Robertson close to putting out Davis

NEIL Robertson acted the part of the villain at the Crucible Theatre last night as he closed in on the kill against Steve Davis.

Davis was on the brink of making a painful exit from the World Championship, trailing 12-4 to the man who has made a cruel habit of humiliating him on his favourite stage.

Robertson looked set to go through with a session to spare but still needs one more frame after Davis took the last two of the evening to postpone what is surely an inevitable defeat.

The 52-year-old Davis brought this tournament to life and won himself a new generation of supporters with his remarkable second-round victory against defending champion John Higgins.

It was tempting, and romantic, to believe amid the euphoria and the scale of his achievement that Davis might have rediscovered the form to take him all the way to the final, 21 years after the last of his six world titles.

But Davis warned he would be taking each ball and each frame as they came, rather than looking further ahead.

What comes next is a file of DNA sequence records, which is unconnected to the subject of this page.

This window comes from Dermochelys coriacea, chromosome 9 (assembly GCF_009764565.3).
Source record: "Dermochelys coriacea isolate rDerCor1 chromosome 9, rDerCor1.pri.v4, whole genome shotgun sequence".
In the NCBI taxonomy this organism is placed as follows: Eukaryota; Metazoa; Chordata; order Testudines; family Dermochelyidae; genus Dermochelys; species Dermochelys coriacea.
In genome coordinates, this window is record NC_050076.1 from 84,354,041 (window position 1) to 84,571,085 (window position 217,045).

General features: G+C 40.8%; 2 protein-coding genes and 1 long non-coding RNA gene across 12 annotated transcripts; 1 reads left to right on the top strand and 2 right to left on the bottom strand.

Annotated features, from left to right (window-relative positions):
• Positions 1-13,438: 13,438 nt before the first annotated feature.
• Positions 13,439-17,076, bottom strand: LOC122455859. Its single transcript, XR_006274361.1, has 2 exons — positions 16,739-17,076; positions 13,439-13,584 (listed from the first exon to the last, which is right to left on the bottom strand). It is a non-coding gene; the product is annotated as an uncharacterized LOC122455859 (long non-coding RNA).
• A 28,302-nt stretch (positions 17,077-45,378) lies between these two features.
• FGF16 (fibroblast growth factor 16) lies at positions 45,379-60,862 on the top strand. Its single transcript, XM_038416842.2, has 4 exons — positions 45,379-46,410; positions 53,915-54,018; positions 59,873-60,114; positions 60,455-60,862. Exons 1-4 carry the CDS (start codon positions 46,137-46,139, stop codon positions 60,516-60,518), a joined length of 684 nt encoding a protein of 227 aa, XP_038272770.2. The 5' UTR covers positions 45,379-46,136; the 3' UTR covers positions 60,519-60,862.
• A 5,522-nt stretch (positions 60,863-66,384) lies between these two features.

And in Robertson he met an Australian who potted ball after ball, winning frame after frame.

The 28-year-old from Melbourne showed Davis no mercy in the first round last year and repeated the treatment.

Davis gave another sell-out Crucible crowd a classic century to savour in the evening session, an immaculate 128, but that was out of keeping with the flow of the match.

Robertson raced into a 7-1 lead in the morning session and converted that into his emphatic overnight lead. The evening interval score of 10-2 had a familiar look, given that Robertson crushed Davis by the same margin 12 months ago.

The opportunity was there for Robertson to earn himself an unexpected day off, and that seemed likely when he edged their first frame back and then made it 12-2 with a sparkling 92 break.

Davis won the next frame on the black with a gutsy 32 clearance, and then crept over the line in the next, eventually potting the pink after a safety battle.

Robertson had packed his bags and cancelled his accommodation when he trailed 11-5 to Martin Gould in the second round. But after climbing out of that deep hole and dominating against Davis he has every chance of becoming the first man from outside the British Isles to land the world title since Canada’s Cliff Thorburn in 1980.

Robertson won the final session of that tussle with Gould 8-1 to edge through 13-12, and carried that form into his clash with Davis.

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